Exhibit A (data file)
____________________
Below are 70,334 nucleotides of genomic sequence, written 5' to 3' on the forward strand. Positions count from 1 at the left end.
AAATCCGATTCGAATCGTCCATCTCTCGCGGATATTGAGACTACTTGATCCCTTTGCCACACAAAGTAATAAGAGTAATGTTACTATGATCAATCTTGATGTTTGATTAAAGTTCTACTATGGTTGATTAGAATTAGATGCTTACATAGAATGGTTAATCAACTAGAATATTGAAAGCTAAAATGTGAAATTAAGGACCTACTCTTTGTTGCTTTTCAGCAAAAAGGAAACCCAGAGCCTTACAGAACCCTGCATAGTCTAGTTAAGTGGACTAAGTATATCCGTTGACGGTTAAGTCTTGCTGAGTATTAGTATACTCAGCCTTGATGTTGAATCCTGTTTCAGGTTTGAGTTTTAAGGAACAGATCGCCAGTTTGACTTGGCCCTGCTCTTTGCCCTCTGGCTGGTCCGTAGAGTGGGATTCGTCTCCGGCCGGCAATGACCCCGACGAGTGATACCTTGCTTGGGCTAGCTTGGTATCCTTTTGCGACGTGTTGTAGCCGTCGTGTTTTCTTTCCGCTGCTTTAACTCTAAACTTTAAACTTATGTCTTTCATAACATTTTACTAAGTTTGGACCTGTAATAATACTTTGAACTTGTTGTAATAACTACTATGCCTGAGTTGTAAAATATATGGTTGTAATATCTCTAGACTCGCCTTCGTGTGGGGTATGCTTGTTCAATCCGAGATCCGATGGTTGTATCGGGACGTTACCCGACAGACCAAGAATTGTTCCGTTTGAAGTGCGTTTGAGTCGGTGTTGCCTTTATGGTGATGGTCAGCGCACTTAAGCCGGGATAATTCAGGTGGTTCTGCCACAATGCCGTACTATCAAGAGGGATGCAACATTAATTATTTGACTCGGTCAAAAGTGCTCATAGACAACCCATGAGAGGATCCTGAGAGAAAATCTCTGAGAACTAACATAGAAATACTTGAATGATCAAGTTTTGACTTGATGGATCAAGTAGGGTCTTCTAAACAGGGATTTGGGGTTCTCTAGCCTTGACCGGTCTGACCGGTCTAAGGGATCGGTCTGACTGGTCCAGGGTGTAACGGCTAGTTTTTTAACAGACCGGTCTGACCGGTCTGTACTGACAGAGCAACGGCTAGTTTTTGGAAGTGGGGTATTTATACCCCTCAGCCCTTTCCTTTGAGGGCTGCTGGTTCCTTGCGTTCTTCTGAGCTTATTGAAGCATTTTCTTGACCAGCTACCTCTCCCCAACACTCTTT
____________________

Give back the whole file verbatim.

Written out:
Below are 70,334 nucleotides of genomic sequence, written 5' to 3' on the forward strand. Positions count from 1 at the left end.
AAATCCGATTCGAATCGTCCATCTCTCGCGGATATTGAGACTACTTGATCCCTTTGCCACACAAAGTAATAAGAGTAATGTTACTATGATCAATCTTGATGTTTGATTAAAGTTCTACTATGGTTGATTAGAATTAGATGCTTACATAGAATGGTTAATCAACTAGAATATTGAAAGCTAAAATGTGAAATTAAGGACCTACTCTTTGTTGCTTTTCAGCAAAAAGGAAACCCAGAGCCTTACAGAACCCTGCATAGTCTAGTTAAGTGGACTAAGTATATCCGTTGACGGTTAAGTCTTGCTGAGTATTAGTATACTCAGCCTTGATGTTGAATCCTGTTTCAGGTTTGAGTTTTAAGGAACAGATCGCCAGTTTGACTTGGCCCTGCTCTTTGCCCTCTGGCTGGTCCGTAGAGTGGGATTCGTCTCCGGCCGGCAATGACCCCGACGAGTGATACCTTGCTTGGGCTAGCTTGGTATCCTTTTGCGACGTGTTGTAGCCGTCGTGTTTTCTTTCCGCTGCTTTAACTCTAAACTTTAAACTTATGTCTTTCATAACATTTTACTAAGTTTGGACCTGTAATAATACTTTGAACTTGTTGTAATAACTACTATGCCTGAGTTGTAAAATATATGGTTGTAATATCTCTAGACTCGCCTTCGTGTGGGGTATGCTTGTTCAATCCGAGATCCGATGGTTGTATCGGGACGTTACCCGACAGACCAAGAATTGTTCCGTTTGAAGTGCGTTTGAGTCGGTGTTGCCTTTATGGTGATGGTCAGCGCACTTAAGCCGGGATAATTCAGGTGGTTCTGCCACAATGCCGTACTATCAAGAGGGATGCAACATTAATTATTTGACTCGGTCAAAAGTGCTCATAGACAACCCATGAGAGGATCCTGAGAGAAAATCTCTGAGAACTAACATAGAAATACTTGAATGATCAAGTTTTGACTTGATGGATCAAGTAGGGTCTTCTAAACAGGGATTTGGGGTTCTCTAGCCTTGACCGGTCTGACCGGTCTAAGGGATCGGTCTGACTGGTCCAGGGTGTAACGGCTAGTTTTTTAACAGACCGGTCTGACCGGTCTGTACTGACAGAGCAACGGCTAGTTTTTGGAAGTGGGGTATTTATACCCCTCAGCCCTTTCCTTTGAGGGCTGCTGGTTCCTTGCGTTCTTCTGAGCTTATTGAAGCATTTTCTTGACCAGCTACCTCTCCCCAACACTCTTT